Green Mountain Power Corp. has halted preparation work on its Lowell wind project after discovering this week that a surveyor and a landowner violated Public Service Board orders by cutting down 10 trees and placing fill in a wetland.
Green Mountain Power notified the Public Service Board of the misdeeds in a letter Thursday. The company said both issues were discovered Monday, when officials from the utility and the state Agency of Natural Resources visited the site.
The issues pose at least a short delay for a $150 million project that has divided nearby communities between those who back the new power source and those who oppose construction of 21 turbines on the Lowell Mountain ridgeline. Green Mountain Power hopes to begin full construction Aug. 1.
The trees that were cut down were slated to be cleared to make way for a road leading to the project, but the company had not yet been granted permission to remove them. A surveyor who had permission to cut branches instead cleared 10 mature trees with a chain saw, utility spokeswoman Dorothy Schnure said.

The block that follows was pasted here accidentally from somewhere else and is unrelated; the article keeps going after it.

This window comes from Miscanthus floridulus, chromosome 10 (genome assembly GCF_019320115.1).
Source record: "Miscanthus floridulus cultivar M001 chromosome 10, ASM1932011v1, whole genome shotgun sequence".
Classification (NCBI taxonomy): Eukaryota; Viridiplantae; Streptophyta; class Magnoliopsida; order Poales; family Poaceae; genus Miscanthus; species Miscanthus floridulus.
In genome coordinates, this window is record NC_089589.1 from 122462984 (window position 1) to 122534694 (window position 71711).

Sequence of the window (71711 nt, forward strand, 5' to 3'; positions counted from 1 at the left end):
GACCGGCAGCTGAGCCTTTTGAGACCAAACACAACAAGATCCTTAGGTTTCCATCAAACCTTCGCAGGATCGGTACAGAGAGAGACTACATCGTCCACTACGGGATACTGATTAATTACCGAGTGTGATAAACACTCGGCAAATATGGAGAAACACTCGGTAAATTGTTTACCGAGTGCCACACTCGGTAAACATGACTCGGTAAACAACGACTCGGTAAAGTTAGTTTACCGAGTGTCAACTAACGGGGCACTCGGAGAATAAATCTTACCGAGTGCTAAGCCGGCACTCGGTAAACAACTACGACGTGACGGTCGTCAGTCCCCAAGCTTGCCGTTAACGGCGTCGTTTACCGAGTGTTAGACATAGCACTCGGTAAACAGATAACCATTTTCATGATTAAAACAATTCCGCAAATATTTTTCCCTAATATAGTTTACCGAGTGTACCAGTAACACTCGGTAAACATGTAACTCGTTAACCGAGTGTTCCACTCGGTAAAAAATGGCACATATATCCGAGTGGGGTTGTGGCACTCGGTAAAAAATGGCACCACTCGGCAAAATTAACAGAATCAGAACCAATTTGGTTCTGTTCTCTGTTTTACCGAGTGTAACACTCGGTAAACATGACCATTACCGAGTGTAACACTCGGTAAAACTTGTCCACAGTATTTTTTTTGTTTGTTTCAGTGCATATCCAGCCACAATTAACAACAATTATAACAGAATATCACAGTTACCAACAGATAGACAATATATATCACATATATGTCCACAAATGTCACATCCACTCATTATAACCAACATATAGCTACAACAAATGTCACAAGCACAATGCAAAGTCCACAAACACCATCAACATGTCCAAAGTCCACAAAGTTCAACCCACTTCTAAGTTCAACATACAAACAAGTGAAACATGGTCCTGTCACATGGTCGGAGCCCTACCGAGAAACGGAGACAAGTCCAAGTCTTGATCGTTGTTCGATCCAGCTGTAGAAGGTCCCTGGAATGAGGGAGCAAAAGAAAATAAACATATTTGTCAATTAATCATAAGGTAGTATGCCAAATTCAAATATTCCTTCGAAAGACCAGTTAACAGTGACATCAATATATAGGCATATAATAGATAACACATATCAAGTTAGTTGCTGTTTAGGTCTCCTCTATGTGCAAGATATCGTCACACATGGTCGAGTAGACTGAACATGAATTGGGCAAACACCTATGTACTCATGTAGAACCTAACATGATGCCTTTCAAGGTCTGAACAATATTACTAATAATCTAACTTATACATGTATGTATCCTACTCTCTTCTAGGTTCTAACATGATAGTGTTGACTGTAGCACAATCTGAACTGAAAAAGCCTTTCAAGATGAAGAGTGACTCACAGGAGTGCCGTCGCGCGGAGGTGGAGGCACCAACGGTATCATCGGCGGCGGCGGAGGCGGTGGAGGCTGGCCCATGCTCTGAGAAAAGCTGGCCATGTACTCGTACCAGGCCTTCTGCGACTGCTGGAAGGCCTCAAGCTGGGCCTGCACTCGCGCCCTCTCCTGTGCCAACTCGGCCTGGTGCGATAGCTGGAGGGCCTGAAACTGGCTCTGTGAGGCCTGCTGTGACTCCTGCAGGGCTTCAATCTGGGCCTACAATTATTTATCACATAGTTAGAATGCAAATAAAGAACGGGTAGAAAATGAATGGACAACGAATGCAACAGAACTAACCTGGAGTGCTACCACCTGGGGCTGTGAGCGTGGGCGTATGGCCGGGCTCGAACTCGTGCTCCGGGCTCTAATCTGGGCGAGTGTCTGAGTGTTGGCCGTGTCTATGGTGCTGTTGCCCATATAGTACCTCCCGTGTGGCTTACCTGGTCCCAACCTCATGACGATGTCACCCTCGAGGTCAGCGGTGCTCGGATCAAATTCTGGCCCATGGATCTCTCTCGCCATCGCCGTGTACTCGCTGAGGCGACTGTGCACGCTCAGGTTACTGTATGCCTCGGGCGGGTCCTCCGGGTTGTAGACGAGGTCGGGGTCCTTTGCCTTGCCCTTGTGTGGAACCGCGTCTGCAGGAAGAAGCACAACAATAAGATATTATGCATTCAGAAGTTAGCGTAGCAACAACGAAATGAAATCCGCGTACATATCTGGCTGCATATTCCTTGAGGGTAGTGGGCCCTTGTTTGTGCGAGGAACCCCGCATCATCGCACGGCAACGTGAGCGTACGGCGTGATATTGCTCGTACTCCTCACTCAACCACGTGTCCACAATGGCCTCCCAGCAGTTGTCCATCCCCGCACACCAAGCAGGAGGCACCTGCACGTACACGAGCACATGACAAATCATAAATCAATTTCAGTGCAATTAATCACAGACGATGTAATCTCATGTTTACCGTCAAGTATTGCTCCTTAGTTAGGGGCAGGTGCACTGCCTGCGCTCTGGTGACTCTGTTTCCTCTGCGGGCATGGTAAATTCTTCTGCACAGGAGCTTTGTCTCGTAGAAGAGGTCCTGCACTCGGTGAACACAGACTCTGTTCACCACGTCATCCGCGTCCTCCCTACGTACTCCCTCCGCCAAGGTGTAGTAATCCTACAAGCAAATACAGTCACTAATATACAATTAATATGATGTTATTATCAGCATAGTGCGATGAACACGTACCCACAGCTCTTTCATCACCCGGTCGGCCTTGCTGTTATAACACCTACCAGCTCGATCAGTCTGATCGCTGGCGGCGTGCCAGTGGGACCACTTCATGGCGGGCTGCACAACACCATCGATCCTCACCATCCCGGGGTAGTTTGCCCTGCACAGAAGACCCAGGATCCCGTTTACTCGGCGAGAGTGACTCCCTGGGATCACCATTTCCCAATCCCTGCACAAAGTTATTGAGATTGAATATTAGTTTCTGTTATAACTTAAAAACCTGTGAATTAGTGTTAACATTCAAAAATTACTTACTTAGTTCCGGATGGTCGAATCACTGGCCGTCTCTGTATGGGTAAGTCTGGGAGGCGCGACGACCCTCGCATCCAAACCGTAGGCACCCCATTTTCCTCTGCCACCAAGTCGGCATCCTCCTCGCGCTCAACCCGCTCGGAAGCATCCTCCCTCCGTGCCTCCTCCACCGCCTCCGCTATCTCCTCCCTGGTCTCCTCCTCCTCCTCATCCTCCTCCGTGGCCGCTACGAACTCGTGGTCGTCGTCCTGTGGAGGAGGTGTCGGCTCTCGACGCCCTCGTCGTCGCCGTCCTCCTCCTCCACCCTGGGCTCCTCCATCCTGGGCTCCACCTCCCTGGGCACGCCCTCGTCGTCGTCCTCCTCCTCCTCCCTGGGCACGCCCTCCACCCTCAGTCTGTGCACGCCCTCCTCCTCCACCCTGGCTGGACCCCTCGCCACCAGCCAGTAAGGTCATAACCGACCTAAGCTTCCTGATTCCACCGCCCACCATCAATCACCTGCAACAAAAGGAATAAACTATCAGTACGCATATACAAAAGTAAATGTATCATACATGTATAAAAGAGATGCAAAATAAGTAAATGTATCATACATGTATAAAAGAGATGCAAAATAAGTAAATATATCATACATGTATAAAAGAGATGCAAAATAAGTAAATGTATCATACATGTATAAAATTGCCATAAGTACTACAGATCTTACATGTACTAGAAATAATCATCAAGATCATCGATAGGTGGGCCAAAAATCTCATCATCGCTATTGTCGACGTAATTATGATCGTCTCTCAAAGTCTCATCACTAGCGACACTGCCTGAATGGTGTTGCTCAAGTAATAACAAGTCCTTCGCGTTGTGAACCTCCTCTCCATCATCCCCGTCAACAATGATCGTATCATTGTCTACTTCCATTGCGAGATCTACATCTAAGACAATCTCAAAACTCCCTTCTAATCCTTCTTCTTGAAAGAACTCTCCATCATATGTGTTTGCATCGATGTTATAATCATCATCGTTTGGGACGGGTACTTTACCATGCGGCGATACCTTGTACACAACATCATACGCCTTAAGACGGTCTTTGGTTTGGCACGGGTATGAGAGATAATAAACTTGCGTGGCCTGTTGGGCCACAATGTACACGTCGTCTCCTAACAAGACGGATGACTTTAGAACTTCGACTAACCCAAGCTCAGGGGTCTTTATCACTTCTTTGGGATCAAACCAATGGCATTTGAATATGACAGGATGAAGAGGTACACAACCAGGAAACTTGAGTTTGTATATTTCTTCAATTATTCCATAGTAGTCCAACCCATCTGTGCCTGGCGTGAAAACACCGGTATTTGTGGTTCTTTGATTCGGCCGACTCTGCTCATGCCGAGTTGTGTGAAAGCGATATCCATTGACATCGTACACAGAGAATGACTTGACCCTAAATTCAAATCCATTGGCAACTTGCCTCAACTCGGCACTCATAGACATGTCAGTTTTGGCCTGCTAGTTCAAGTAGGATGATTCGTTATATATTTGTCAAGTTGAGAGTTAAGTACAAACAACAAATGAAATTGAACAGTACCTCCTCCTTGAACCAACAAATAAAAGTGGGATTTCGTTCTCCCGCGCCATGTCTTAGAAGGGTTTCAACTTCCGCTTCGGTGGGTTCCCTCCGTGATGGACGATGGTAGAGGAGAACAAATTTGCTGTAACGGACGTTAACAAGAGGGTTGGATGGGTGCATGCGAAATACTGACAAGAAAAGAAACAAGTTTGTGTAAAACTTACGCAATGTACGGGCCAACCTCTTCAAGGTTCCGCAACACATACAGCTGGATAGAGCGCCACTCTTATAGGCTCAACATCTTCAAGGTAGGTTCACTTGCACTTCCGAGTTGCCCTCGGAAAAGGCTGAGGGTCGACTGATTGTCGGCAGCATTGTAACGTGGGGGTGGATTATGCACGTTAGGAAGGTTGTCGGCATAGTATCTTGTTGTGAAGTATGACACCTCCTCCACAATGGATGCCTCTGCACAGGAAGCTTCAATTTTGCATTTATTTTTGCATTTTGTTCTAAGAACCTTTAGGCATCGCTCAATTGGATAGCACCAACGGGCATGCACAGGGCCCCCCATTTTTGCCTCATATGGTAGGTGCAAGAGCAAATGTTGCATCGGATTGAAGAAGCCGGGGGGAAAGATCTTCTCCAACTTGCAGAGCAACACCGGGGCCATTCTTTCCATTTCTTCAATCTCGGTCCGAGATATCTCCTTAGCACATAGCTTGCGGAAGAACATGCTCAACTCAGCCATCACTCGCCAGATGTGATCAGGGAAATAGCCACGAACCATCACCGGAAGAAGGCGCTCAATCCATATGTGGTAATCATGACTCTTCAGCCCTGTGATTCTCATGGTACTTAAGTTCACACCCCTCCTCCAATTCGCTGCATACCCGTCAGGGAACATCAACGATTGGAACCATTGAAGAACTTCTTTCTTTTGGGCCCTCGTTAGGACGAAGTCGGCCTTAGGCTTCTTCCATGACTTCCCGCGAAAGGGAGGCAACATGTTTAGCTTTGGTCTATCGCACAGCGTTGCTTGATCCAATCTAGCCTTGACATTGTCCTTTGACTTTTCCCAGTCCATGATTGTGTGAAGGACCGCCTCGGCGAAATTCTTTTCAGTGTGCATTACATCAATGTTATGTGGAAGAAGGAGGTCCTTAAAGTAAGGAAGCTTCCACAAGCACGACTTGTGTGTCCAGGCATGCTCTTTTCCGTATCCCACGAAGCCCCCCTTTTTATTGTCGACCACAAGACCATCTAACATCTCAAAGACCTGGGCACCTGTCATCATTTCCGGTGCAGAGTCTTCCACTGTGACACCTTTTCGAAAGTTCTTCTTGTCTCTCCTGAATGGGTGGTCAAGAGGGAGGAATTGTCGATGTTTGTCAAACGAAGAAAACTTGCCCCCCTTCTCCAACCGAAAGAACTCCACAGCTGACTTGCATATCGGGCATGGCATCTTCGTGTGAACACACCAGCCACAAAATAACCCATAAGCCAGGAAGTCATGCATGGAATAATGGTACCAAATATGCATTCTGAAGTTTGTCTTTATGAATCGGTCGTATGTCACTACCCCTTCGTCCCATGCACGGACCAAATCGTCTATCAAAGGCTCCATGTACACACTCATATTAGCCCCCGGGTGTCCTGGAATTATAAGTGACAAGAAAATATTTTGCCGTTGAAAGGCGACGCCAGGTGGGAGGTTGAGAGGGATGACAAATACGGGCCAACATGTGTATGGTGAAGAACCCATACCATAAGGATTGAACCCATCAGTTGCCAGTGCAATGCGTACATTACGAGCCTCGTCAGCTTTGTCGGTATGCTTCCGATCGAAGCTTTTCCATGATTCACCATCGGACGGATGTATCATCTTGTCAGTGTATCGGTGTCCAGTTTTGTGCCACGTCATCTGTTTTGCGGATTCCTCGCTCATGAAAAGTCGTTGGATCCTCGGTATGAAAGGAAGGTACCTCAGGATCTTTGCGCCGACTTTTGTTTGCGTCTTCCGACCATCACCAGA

“They were cut too soon, and that was wrong,” she said. Green Mountain Power wrote in its letter to the Public Service Board that the surveyor was told to stop work until further notice.
In a separate issue, a landowner placed fill within a wetland and disturbed the edge of a beaver pond on property Green Mountain Power plans to use as a conservation easement for wild animals displaced by the wind project, the utility told the Public Service Board in its letter. Green Mountain Power said it immediately told the landowner to stop all work in the easement area.
The utility promised the board it would delay site preparations until the board resolves its violation. Schnure said the company will make whatever repairs are necessary.
Agency of Natural Resources Secretary Deb Markowitz said her agency has been to the site and is assessing the damage. She expected to determine what consequences, if any, the electric utility would face. Markowitz said at the agency’s request, Green Mountain Power asked the Public Service Board not to give final approval to its conservation easements until the issues are resolved.
Annette Smith, executive director of Vermonters for a Clean Environment, which opposes the project, said the violations should be enforced by the Natural Resources Agency. But Smith said she doubts that will happen, because she’s become frustrated by state government’s acceptance of the environmental impact of the project, which she called “a level of destruction we’ve never seen before.”
“Today’s events are a symbol of what’s been going on since the project was proposed,” Smith said.
Schnure said how much the incidents will delay the project depends on the Public Service Board’s response.